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Falling pole lifting off the ground.

  1. Jan 6, 2010 #1
    I have heard (what I consider to be) a myth of a pole lifting off the ground before it hits. That is, set something like a telephone pole up on end with no initial falling velocity, then let it drop. The claim is that the bottom of the pole actually lifts from the ground before the whole thing crashes down. This is not a statement from experience (that I know of) but from a (very good) physics professor of mine, he says that it is true and I just don't believe him. There is a little ambiguity that I'll have to ask him about when I get the chance, whether or not the ground has friction, but I suppose it could be worked out both ways and it still would be crazy to me. He says the key it to look at the normal force, figure out when it is zero and then calculate the angle (measured from vertical) and it will be less than 90 degrees.

    This isn't a homework problem, just something he mentioned a few months ago and I have some time to think about it now. I figured I would look at the frictionless case first and then take an energy approach, say

    [tex]dE=0[/tex]

    And where M is the total mass of the pole, h is the height of the center of mass, the total length of the pole is given by 2l, I is the moment of inertia

    [tex]Length=2l[/tex]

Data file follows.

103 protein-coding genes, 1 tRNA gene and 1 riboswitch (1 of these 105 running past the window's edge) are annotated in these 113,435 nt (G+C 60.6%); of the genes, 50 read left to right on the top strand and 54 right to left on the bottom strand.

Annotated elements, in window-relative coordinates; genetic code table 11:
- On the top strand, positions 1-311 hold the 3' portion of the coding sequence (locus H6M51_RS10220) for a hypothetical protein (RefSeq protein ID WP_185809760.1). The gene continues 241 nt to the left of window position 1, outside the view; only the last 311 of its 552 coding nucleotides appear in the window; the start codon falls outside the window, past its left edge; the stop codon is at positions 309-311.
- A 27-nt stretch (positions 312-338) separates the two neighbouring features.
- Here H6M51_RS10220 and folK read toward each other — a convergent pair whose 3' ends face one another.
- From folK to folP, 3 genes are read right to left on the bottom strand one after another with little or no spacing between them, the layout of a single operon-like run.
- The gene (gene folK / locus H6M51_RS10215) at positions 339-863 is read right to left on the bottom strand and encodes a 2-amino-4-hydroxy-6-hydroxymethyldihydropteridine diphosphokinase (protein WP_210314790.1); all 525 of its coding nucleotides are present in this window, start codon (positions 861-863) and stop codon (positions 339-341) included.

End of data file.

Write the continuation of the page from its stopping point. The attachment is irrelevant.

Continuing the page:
[tex]h=l\sin{\phi}[/tex]

    [tex]\dot{h}=velocity \: of \: CM[/tex]

    [tex]I=\frac{1}{12}M(2l)^{2}[/tex]

    [tex]KE=\frac{1}{2}M\dot{h}^2+\frac{1}{2}I \omega ^{2}[/tex]

    [tex]U=Mgh[/tex]


    [tex]E=KE+U[/tex]

    [tex]E=\frac{1}{2}M\dot{h}^2+\frac{1}{2I} L^{2}+Mgh[/tex]

    E has its structure because there will be rotation around the CM, there will be translation straight down of the CM, and there will be a potential energy associated with CM.

    It is clear that h, L, and h dot are functions of time. I, M, g, E are not. My thought was to try and find the torque on the pole about the center of mass, then integrate over time to get the angular momentum. This looks like

    [tex]\tau=Mg(h\sin{\phi})[/tex]
    [tex]L=\int_{0}^{t}\tau dt=\int_{0}^{t} Mg(h\sin{\phi})dt[/tex]

    But, this approach leaves me with a nasty equation

    [tex]E=\frac{1}{2}M\dot{h}^2+\frac{1}{2I} (\int_{0}^{t} Mg(h\sin{\phi})dt)^{2}+Mgh[/tex]


    I think that if I found h(t), then the rest would be tractable, but I don't see how to get it.

    I would really like to get a handle on the method that one would use to solve this problem, as it seems mine are inadequate. My professor claims that it can be done with intro physics (calculus based) techniques. Got any ideas?
     
    Last edited: Jan 6, 2010
  2. jcsd
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